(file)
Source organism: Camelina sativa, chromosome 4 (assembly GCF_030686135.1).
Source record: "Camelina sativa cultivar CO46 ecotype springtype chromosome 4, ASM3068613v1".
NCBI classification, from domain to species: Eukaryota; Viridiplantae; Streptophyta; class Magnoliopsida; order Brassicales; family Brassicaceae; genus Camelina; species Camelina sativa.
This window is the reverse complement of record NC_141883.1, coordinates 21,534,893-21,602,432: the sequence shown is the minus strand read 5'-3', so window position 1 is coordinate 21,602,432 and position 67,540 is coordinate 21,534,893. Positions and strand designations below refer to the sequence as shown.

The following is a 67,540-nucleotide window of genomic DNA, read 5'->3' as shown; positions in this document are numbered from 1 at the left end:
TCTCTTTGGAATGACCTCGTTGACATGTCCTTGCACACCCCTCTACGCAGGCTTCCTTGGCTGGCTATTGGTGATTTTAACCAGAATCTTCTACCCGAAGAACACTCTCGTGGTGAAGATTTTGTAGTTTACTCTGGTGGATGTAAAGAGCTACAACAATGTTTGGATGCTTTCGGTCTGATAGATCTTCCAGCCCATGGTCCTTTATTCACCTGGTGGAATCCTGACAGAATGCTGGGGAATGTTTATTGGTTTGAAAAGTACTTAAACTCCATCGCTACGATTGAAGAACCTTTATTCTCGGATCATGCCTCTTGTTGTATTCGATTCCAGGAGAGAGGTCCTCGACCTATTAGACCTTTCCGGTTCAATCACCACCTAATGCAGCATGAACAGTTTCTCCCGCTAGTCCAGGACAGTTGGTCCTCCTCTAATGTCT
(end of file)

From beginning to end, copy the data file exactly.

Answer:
Source organism: Camelina sativa, chromosome 4 (assembly GCF_030686135.1).
Source record: "Camelina sativa cultivar CO46 ecotype springtype chromosome 4, ASM3068613v1".
NCBI classification, from domain to species: Eukaryota; Viridiplantae; Streptophyta; class Magnoliopsida; order Brassicales; family Brassicaceae; genus Camelina; species Camelina sativa.
This window is the reverse complement of record NC_141883.1, coordinates 21,534,893-21,602,432: the sequence shown is the minus strand read 5'-3', so window position 1 is coordinate 21,602,432 and position 67,540 is coordinate 21,534,893. Positions and strand designations below refer to the sequence as shown.

The following is a 67,540-nucleotide window of genomic DNA, read 5'->3' as shown; positions in this document are numbered from 1 at the left end:
TCTCTTTGGAATGACCTCGTTGACATGTCCTTGCACACCCCTCTACGCAGGCTTCCTTGGCTGGCTATTGGTGATTTTAACCAGAATCTTCTACCCGAAGAACACTCTCGTGGTGAAGATTTTGTAGTTTACTCTGGTGGATGTAAAGAGCTACAACAATGTTTGGATGCTTTCGGTCTGATAGATCTTCCAGCCCATGGTCCTTTATTCACCTGGTGGAATCCTGACAGAATGCTGGGGAATGTTTATTGGTTTGAAAAGTACTTAAACTCCATCGCTACGATTGAAGAACCTTTATTCTCGGATCATGCCTCTTGTTGTATTCGATTCCAGGAGAGAGGTCCTCGACCTATTAGACCTTTCCGGTTCAATCACCACCTAATGCAGCATGAACAGTTTCTCCCGCTAGTCCAGGACAGTTGGTCCTCCTCTAATGTCT